LONDON -- On the corner of a tree-lined street in North London's Belsize Park is the spacious red-brick Victorian home of Susie Orbach.
It's a family neighborhood; bicycles stand propped up in the entryway next to two pairs of bright blue children's Wellingtons. Two flights up, off a small waiting area, is the consulting room, a large, white, cheery space that seems bathed in soft light, even on a drizzly March day in London.
A bunch of yellow daffodils stands on a table, not far from a coffeepot. Two black leather chairs sit across from each other; a couch lines the opposite wall.
Much of Britain is obsessed these days with what goes on inside this room. Princess Diana visits twice a week to see Ms. Orbach, her psychotherapist.
To the British press that means only one thing: the therapist is privy to whatever secrets Princess Diana has left after her November television interview, in which she told of her struggles to overcome anorexia and bulimia, disclosed an adulterous relationship and announced her belief that her husband, Prince Charles, might not be fit to become king.
British tabloids have made a daily sport of trying to pry these secrets from Ms. Orbach -- who is ethically and professionally required to keep them. Reporters from all over the world have hounded her, leaving more than 100 messages on a single weekend, clamoring for interviews, all seeking the same information: What is the princess really like?
"It is all incredibly unhelpful and incredibly unwelcome," Ms. Orbach, 49, said, seated comfortably in a leather chair near the window, her usual place in therapy sessions. "It's an invasion not only for me but for the other patients, and it makes things more difficult and more complex."
She agreed to this interview, her first since the press onslaught, with the ground rule that she would not discuss the princess or her problems. On this day a dozen photographers crowd the street in front of Ms. Orbach's house. They jump on the hood of her car for a better photo, appear at all hours, hoping they'll get lucky and catch the princess (or the therapist) as one or the other enters or leaves.
From their viewpoint, their finest hour came the day after Christmas, when the beleaguered princess, surrounded and hounded by the press as she left Ms. Orbach's office, burst into tears on the street. The photo of her collapse was printed on Page 1 of most of the tabloids. They have not been so lucky since.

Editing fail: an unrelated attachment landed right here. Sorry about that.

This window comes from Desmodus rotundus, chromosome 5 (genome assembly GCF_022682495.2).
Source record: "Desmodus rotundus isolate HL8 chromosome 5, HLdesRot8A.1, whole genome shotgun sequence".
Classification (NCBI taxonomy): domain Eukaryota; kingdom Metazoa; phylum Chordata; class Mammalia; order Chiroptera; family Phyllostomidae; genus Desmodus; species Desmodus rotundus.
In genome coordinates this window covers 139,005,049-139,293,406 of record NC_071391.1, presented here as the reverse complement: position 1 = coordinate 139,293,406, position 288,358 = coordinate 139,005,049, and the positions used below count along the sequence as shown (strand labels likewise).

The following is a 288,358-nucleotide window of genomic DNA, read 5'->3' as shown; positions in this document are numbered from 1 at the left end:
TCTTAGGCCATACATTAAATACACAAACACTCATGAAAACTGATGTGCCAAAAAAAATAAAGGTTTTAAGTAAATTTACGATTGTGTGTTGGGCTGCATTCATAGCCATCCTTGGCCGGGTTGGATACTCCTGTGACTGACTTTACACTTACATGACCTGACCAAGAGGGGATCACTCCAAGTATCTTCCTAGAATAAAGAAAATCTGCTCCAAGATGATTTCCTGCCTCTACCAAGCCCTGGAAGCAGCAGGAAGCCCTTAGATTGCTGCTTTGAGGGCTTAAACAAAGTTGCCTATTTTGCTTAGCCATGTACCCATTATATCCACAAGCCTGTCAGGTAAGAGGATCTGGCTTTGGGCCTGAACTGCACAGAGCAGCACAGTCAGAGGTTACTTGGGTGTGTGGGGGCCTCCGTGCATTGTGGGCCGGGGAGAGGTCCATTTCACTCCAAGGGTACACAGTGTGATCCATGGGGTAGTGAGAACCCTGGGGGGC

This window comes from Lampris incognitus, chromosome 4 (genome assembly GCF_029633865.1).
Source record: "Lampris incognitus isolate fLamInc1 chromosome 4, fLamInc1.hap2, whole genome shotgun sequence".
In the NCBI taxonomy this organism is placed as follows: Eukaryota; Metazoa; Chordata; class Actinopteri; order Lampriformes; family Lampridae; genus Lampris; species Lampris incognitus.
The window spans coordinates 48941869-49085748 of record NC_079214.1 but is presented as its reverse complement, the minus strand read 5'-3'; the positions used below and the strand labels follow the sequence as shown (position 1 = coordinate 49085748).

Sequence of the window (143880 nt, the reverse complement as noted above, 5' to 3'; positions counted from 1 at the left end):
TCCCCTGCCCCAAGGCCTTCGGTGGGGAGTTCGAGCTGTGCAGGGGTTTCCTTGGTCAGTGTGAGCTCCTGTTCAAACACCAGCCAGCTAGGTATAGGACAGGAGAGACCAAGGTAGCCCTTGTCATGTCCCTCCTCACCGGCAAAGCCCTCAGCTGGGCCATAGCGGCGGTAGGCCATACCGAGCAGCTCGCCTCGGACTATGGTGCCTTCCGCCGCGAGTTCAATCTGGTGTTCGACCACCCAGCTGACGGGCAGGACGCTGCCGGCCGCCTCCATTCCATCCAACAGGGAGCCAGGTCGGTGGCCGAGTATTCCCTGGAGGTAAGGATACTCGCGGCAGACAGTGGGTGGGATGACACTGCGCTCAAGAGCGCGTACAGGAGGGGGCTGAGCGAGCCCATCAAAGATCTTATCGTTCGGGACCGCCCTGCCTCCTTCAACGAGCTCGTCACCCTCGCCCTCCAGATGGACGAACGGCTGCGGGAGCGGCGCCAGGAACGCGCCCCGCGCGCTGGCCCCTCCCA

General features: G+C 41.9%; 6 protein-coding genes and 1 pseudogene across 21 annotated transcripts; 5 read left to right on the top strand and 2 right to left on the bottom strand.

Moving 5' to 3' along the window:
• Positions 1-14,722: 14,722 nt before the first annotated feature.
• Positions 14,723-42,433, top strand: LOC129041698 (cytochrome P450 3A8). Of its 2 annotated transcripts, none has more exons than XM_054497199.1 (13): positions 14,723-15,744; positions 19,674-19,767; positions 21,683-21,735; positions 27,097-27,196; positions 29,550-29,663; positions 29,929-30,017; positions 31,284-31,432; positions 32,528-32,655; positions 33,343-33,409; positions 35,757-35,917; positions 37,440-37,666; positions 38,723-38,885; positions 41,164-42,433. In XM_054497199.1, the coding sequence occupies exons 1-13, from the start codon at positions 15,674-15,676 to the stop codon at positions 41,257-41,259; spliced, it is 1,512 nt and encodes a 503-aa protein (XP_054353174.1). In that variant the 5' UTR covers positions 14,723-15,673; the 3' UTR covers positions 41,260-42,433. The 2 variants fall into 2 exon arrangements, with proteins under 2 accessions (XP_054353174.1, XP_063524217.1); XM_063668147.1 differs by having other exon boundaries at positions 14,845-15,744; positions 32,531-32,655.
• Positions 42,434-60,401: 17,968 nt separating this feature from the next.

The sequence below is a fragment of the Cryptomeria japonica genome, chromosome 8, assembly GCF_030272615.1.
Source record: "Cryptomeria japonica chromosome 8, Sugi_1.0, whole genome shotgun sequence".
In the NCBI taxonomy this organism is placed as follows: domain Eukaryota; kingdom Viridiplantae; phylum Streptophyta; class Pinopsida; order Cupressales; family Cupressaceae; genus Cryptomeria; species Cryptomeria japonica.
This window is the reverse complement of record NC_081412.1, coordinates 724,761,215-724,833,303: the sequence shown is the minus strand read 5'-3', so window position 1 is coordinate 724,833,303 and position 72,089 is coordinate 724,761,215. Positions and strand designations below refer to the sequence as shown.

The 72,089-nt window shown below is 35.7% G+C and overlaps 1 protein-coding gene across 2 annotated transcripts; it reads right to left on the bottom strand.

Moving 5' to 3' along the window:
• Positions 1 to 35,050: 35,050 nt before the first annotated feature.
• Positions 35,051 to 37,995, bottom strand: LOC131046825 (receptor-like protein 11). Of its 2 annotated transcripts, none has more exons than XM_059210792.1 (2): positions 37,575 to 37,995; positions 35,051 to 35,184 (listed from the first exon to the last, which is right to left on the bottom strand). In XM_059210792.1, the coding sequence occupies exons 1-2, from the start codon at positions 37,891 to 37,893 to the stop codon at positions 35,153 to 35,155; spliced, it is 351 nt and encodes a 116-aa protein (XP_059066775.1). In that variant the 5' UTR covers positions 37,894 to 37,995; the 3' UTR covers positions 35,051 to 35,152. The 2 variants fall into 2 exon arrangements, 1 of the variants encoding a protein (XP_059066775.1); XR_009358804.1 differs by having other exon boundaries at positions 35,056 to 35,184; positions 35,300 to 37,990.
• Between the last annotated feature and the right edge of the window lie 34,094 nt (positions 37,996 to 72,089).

Diana has been more elusive, but the frenzy has not abated, especially with news in February of the imminent royal divorce.
Photographers have offered -- unsuccessfully -- to pay Ms. Orbach's neighbors for the opportunity to use a telephoto lens from upstairs windows to peer into the famous consulting room. When Ms. Orbach refused to give any press interviews, citing professional confidentiality, several papers offered to reserialize her books as a way of extensively quoting her. She refused.
That's when the press decided "no more Mr. Nice Guy" and started investigating Ms. Orbach, filling their pages with unsubstantiated gossip. The conservative tabloids announced in "gotcha" tones that her father had been a Labor Party member of Parliament, who, they said with scorn, "liked to think of himself as a champion of the poor."
They ripped apart her relationships, her family (she lives with Joseph Schwartz, an American psychology professor and psycho- therapist, and their two children) and her childhood, finding disgruntled friends or relatives ready to divulge some past slight. The attack reached its nadir with an interview with an elderly aunt by marriage Ms. Orbach hadn't seen in years.
The article suggested that Ms. Orbach, under the guise of listening to the princess' problems, is really advising her and manipulating her to serve a left-wing agenda.
Radio talk shows and irate columnists echo the idea bandied about by the "chattering classes" at dinner parties: that the insightful self-analysis provided by the princess in her television interview was really the result of a briefing by her therapist, whose language she appropriated.
The accusation goes to the heart of a widely held British misunderstanding about the nature of psychotherapy, which took hold in this country later than in the United States and is viewed with fascination and suspicion. This leads to a double, contradictory belief -- that the therapist is either a charlatan or else someone capable of almost hypnotic power over a vulnerable patient.
"Either you're a friendly hairdresser or a devious manipulator," said Ms. Orbach, who is a trained psychiatric social worker with a general private practice that includes men, women and couples.